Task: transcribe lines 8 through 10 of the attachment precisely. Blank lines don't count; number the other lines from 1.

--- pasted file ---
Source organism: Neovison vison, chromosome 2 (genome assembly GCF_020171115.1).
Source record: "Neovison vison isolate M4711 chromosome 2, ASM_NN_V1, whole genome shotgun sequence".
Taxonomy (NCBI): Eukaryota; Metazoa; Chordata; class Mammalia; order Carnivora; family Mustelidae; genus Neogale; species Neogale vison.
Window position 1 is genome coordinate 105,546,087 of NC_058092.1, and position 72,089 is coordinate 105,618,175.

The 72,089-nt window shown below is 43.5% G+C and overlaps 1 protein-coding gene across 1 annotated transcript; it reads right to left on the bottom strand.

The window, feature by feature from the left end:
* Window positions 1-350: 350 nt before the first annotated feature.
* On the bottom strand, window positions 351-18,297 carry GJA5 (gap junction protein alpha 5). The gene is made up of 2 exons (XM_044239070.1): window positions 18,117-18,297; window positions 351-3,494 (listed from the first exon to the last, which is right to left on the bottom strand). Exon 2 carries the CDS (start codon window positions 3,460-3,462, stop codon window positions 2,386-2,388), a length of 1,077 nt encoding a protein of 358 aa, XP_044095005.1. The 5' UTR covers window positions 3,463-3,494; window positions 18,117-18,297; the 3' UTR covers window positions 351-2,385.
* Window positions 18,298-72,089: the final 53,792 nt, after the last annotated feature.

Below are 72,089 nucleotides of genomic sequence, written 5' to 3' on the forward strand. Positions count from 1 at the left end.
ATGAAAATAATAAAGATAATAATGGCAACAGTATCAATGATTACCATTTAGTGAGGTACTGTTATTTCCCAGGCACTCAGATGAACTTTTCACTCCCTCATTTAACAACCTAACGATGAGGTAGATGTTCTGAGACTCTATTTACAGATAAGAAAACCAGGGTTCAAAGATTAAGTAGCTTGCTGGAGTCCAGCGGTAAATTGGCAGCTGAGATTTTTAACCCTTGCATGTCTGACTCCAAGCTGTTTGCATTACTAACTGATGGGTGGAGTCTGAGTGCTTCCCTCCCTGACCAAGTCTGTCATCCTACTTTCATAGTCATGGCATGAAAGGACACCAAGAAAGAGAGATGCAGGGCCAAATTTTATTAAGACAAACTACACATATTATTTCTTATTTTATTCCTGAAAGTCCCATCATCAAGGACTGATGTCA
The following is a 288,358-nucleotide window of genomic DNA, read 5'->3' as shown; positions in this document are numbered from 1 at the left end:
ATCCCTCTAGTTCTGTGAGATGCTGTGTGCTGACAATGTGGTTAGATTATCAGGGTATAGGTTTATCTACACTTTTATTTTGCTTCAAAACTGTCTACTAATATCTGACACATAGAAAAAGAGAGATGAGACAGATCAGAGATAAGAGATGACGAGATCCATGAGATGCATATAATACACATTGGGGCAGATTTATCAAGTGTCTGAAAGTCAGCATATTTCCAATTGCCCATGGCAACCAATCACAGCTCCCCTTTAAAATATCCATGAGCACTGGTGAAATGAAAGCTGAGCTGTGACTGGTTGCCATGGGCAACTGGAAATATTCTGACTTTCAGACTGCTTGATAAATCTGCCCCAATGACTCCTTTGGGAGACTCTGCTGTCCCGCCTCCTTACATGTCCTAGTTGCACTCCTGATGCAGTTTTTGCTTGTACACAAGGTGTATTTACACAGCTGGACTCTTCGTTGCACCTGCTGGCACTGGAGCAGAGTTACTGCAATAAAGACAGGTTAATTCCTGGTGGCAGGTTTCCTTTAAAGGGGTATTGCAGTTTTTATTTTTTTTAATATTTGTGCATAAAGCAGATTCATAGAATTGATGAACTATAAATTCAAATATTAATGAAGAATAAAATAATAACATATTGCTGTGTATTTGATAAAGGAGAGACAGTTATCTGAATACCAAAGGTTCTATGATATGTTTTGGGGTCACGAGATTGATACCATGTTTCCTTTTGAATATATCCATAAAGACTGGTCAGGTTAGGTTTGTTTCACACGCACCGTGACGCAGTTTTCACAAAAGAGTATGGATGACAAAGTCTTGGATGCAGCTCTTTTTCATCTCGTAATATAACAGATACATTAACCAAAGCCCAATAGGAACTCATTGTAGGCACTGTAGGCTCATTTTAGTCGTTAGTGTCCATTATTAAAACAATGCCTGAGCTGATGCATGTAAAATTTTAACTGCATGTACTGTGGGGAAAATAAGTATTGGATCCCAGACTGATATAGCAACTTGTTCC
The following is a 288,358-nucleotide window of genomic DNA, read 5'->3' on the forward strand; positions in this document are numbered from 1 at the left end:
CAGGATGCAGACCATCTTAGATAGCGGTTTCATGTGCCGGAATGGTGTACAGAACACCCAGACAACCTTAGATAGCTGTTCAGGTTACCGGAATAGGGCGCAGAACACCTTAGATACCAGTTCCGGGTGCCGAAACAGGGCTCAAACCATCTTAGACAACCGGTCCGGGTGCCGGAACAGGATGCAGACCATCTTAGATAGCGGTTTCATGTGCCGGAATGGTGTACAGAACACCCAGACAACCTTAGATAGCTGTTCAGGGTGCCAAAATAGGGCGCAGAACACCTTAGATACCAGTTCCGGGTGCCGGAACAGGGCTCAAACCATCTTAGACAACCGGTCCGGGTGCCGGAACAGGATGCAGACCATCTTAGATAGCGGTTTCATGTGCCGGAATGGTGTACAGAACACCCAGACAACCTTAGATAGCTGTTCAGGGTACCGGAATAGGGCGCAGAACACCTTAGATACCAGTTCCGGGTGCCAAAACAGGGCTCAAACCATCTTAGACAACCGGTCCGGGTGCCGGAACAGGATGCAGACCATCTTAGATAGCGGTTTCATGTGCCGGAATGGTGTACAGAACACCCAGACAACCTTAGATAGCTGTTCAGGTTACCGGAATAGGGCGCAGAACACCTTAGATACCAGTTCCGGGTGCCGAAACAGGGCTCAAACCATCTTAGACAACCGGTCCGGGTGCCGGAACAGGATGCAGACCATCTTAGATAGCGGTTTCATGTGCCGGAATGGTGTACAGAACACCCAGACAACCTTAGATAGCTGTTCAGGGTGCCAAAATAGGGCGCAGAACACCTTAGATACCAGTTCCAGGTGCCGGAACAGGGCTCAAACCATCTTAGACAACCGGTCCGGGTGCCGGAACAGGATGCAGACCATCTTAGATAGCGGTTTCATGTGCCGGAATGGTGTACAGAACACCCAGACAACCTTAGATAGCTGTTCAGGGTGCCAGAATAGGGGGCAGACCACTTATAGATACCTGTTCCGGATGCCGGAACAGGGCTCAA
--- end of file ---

* On the bottom strand, window positions 351-18,297 carry GJA5 (gap junction protein alpha 5). The gene is made up of 2 exons (XM_044239070.1): window positions 18,117-18,297; window positions 351-3,494 (listed from the first exon to the last, which is right to left on the bottom strand). Exon 2 carries the CDS (start codon window positions 3,460-3,462, stop codon window positions 2,386-2,388), a length of 1,077 nt encoding a protein of 358 aa, XP_044095005.1. The 5' UTR covers window positions 3,463-3,494; window positions 18,117-18,297; the 3' UTR covers window positions 351-2,385.
* Window positions 18,298-72,089: the final 53,792 nt, after the last annotated feature.

Below are 72,089 nucleotides of genomic sequence, written 5' to 3' on the forward strand. Positions count from 1 at the left end.